2011--This is a BIG year for me. There was a time almost 5 years ago when I wondered if I would see this year. This spring I will celebrate 5 years of survival. In the world of breast cancer, that is a HUGE anniversary. Over the last few years there have actually been times when I have forgotten that I had cancer. They are most always times when I am doing something fun with my family--skiing, sitting on the beach at the Cape, running around Amesbury for M & M's Amazing Race birthday party, and several others. In the beginning, I never thought that would happen. Mind you, these times are not always frequent, but they are there. What exactly does that mean? To me, it means that I am doing everything I can to stop this cancer from invading my body once again. When I was first diagnosed, no one would have anticipated that I would run a 5K and then actually continue to run after the race. I also never expected that I personally would raise almost $20,000 for breast cancer research--I had a hard time selling Girl Scout Cookies when I was a kid! But to me, the most important thing in warding off my cancer is surrounding myself with positive energy--energy from me, my family, my friends, and of course the TWP's! The people in my life are the ones that have gotten me through these five years.
Over the last few days I have been very nostalgic, reflective, and super emotional. If I wasn't in menopause, I would think that I was PMSing. Many of you have heard of my friend Bridget, and hopefully have read her blog My Big Girl Pants through the links I have shared. If you have not, you really should read it. Bridget is a 28 year old woman who has been living 6 years with metastatic breast cancer. If you look in the dictionary, next to the word "hope" you will see Bridget's name. Every time I read what she has written, I remember how fortunate I am to be surrounded by caring and inspirational people. That in turn, brings me back to that summer five years ago. I am sure that everyone of you have been in the situation that my family and friends were in that summer. What do I say to her? Can I do anything to help? Does she want to talk about it, or should I just ignore it and pretend life as usual. When I was diagnosed, I was very open about my situation--hiding it was not going to make it go away. I am a high school teacher and a firm believer in teachable moments. For that reason, I just opened up and let everyone in--family, friends, and students alike. Because of this, I was lucky enough to have my friends do some really cool things for me. I would love to list everything that they have done for me over time, but there is absolutely no way I could; however, I will include some of my favorites--a video of faculty and students wishing me well as I started chemo, a pajamagram, my red lipstick on the day of my mastectomy, Dream Dinners from Zach's baseball team, Tracy's picture of her photoshopped bald head, the basket of gift cards and activities for the kids from Zach's kindergarten class, my radiation kit, the hundreds of cards that hung on a bulletin board in my computer room for over a year, my surprise visit on my last day of chemo, and probably one of my personal favorites--house cleaning (something I have continued in the following years!) Why do I tell you this? Because it is so important to reach out to friends and family in need. Most likely, they don't know what to say either. If they don't want you around, they will let you know. Nothing is lost by making an effort.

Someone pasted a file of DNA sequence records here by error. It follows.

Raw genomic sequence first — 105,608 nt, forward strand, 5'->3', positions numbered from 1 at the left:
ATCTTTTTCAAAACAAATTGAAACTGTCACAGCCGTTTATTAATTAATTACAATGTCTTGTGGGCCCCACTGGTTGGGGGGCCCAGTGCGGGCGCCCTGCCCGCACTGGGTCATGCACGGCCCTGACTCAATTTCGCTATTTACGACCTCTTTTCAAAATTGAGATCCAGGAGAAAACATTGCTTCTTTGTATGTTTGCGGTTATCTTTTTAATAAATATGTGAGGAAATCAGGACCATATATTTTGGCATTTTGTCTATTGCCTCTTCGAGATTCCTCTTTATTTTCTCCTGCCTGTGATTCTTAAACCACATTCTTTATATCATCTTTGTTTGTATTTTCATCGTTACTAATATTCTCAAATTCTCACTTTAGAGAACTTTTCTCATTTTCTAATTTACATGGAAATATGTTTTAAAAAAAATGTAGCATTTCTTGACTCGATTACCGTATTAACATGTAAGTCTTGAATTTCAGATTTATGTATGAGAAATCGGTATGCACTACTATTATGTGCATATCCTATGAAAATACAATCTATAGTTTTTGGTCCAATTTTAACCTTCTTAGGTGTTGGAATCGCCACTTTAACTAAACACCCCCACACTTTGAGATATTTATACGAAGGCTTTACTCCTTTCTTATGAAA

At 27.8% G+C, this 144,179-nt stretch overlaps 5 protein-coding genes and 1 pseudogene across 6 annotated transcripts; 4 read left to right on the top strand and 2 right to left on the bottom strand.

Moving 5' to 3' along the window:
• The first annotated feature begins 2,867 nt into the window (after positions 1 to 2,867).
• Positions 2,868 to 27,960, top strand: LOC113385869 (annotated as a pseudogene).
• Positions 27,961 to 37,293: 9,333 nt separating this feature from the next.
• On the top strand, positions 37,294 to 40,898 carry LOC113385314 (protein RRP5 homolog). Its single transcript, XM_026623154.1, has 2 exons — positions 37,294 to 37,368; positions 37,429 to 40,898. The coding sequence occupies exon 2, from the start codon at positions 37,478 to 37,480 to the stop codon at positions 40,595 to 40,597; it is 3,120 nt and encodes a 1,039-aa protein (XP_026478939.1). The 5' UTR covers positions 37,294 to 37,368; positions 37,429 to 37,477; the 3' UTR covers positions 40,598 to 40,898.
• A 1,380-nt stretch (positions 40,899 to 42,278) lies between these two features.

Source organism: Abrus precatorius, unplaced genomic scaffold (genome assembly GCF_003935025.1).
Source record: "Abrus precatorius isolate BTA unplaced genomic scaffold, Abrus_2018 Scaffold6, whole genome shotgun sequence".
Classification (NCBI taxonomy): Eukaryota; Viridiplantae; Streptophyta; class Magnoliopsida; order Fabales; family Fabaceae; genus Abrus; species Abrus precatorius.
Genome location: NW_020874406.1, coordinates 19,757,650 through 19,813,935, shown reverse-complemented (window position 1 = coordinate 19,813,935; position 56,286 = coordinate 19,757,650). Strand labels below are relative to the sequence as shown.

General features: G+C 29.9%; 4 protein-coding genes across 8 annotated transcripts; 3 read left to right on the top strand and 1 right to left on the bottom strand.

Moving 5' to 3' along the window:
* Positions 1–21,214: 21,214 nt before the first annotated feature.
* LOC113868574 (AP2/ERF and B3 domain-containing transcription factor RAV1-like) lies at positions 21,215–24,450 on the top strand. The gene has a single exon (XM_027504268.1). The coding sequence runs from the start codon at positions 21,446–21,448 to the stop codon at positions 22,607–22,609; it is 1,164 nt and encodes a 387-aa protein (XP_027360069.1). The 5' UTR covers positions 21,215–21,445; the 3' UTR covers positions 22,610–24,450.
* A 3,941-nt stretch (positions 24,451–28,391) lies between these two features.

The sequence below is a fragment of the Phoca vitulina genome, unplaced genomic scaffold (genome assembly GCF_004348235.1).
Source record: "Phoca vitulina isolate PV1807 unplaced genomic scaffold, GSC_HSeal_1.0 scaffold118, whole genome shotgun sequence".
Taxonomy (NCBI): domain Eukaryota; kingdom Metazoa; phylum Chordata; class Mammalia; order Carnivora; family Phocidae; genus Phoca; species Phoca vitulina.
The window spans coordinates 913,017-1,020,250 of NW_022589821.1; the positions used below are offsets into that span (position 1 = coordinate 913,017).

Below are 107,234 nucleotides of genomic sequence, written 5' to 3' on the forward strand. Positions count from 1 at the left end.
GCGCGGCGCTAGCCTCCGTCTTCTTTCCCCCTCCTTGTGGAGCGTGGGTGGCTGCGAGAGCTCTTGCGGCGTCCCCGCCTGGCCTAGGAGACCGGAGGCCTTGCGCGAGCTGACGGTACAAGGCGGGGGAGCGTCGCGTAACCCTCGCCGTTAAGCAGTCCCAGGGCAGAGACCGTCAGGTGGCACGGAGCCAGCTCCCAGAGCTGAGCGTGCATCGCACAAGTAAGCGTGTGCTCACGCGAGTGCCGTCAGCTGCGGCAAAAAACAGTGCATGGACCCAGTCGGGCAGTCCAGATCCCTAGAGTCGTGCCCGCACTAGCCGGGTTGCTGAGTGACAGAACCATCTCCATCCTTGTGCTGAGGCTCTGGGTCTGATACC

So, making an effort. That is what I am planning to do. The other day Patty and I sat at lunch talking about our upcoming speaking engagement. Yep, we have been asked to speak at the Haverhill Rotary Club in March. We were discussing the approach we were going to take, and Patty shared her New Year's resolution with me--"BE MORE." It struck me. I can do that. I can be a better parent, friend, and teacher. I can work harder. I can raise more money. I can beat cancer.